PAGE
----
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Finding Final Velocity [Need Assistance]

  1. Sep 9, 2009 #1
    1. The problem statement, all variables and given/known data
    Question: A motorcycle traveling at 40 ft/s is given an average acceleration of 4 ft/s^(2) for 10 s. Find the final velocity.

    2. Relevant equations
    Average Velocity= [displacement][/total travel time
    ]


    v= [[x][/2] - [x][/1]][/[t][/2] -[t][/1]]


    3. The attempt at a solution

    I have done my reading on this subject (college book) and went through this in class but for some reason this question stumps me with three given variable data.The way I approached it was put the (4 ft/s^(2)) x (10 s) together which is then 40 ft/s then put the other 40 ft/s together and I would get....0? anyways can someone explain how to approach and solve. Thank You.

    40 ft/s - 40 ft/s = 0 ft/s?
     
  2. jcsd
  3. Sep 9, 2009 #2

    S_Happens

    User Avatar
    Gold Member

    I replied in your other thread before you posted this one with the formula you used.

    You are using the wrong formula and using it incorrectly. That formula calls for two positions (you don't have a final position yet) and two times, to give an average velocity for that period, which is not what you're looking for. You're looking for final velocity. I'll use you as my Latex guinea pig as I've never used it yet (and it looks like you need to learn as well).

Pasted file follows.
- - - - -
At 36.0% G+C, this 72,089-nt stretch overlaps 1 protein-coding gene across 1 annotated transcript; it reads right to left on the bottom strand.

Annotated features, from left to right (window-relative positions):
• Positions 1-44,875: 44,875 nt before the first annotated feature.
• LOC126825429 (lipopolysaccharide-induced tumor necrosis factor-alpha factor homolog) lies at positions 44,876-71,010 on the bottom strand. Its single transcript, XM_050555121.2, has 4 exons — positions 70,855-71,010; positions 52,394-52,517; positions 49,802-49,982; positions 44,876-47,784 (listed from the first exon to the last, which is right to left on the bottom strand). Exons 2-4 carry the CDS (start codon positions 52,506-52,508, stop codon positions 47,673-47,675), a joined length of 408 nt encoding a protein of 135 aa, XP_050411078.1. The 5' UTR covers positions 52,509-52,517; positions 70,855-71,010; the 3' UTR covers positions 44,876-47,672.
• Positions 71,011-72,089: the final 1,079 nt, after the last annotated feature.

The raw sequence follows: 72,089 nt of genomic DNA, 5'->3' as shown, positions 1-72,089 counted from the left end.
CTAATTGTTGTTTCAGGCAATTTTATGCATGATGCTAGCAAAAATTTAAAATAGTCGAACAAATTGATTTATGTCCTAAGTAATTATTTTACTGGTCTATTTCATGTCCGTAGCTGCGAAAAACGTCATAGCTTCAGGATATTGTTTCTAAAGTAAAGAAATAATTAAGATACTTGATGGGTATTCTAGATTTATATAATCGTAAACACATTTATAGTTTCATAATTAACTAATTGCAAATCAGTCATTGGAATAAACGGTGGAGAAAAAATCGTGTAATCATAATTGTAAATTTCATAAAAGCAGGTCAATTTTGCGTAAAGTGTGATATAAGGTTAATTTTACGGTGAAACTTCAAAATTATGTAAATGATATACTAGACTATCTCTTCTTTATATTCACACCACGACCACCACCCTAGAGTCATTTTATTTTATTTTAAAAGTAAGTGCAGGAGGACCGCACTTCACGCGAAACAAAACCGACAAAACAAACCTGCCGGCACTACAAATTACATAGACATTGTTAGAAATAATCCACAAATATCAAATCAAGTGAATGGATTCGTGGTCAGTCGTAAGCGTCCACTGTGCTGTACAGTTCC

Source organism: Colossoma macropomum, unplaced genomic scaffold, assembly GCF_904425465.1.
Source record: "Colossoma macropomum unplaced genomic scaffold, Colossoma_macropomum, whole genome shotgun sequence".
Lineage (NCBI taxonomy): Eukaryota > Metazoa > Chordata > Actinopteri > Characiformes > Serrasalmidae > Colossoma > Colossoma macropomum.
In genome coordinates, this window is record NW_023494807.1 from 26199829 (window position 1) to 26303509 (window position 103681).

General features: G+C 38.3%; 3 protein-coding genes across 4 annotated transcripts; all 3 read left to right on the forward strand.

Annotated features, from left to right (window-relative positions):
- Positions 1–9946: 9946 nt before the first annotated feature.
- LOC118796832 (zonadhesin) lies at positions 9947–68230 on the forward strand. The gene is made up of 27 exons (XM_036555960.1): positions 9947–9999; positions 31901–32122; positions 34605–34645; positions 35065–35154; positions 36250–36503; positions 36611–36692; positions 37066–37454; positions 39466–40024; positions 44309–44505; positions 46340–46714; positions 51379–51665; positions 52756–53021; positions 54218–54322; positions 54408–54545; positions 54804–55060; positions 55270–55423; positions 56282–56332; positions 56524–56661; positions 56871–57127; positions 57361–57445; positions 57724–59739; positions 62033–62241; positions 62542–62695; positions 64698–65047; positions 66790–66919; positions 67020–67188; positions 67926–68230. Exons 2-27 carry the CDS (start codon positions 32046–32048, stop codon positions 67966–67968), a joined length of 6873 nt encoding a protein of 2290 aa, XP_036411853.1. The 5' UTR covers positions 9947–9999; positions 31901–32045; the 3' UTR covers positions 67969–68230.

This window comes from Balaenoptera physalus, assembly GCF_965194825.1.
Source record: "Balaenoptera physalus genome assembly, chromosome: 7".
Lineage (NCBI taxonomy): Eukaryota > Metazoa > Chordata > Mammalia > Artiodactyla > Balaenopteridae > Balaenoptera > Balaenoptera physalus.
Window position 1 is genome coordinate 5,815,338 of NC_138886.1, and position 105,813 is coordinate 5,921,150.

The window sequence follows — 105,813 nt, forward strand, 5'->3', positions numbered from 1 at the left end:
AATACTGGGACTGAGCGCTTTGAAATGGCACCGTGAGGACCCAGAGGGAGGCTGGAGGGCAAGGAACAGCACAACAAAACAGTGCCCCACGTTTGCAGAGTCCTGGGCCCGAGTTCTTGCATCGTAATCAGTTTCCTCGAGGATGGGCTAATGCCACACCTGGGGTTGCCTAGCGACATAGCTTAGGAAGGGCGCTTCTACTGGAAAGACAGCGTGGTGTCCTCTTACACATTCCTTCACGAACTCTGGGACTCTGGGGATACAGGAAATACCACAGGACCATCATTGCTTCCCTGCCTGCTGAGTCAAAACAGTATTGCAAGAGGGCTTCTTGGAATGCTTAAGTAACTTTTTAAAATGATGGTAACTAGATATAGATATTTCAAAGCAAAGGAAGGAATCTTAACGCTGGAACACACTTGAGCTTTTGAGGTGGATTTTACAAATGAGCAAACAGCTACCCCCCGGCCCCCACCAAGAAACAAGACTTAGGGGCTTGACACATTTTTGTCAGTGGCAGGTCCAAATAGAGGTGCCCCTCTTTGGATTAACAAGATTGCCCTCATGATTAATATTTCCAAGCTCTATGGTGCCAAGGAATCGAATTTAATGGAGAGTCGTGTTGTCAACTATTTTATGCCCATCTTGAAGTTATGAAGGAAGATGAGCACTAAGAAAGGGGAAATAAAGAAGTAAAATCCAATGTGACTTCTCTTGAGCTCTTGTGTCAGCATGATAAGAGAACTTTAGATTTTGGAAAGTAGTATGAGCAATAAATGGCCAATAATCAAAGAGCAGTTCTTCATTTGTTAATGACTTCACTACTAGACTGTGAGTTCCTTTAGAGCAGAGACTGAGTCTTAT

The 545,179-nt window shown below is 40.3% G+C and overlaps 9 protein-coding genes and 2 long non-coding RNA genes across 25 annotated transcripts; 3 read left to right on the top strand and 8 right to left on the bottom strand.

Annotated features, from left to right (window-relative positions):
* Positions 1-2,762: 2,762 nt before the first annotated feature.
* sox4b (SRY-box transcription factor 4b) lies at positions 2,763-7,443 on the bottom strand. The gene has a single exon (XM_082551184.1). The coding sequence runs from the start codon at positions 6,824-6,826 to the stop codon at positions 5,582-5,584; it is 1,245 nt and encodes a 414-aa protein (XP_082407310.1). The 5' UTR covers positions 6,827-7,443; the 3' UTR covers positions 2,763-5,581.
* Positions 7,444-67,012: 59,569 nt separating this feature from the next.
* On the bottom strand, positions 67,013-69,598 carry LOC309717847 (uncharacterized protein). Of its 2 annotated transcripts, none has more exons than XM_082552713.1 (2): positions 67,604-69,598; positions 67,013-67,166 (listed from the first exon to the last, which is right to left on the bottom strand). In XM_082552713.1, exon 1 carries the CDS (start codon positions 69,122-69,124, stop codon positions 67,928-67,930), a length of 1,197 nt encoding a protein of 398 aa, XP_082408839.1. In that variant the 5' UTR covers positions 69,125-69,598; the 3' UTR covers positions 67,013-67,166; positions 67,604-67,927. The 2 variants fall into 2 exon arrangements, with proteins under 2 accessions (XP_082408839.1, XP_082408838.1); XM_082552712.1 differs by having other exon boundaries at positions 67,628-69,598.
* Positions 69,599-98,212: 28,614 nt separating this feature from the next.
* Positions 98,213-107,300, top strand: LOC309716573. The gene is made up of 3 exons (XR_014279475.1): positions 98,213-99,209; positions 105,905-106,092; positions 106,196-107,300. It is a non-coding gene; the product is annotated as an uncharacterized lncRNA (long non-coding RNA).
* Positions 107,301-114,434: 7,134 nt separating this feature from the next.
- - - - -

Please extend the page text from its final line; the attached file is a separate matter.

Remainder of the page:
This is what you need to use.

    vf = v0 + a(t)

    where vf is the final velocity
    v0 is initial velocity
    a is acceleration
    t is time
     
  4. Sep 10, 2009 #3
    When I got to the Physics Forum I didn't realize I wasn't suppose to post in the Physics General Forum and when I found out yesterday probably after 5 min. of posting it up I thought I deleted it by going to my "PDF" then "unsubscribing it" which I thought I deleted my other post and then I made this post. (Sorry still new to this forum). Anways thanks for the formula because its perfect. We actually didnt get this far in class yet I beleived we stopped at "Average Acceleration". And again thanks for your help!
     
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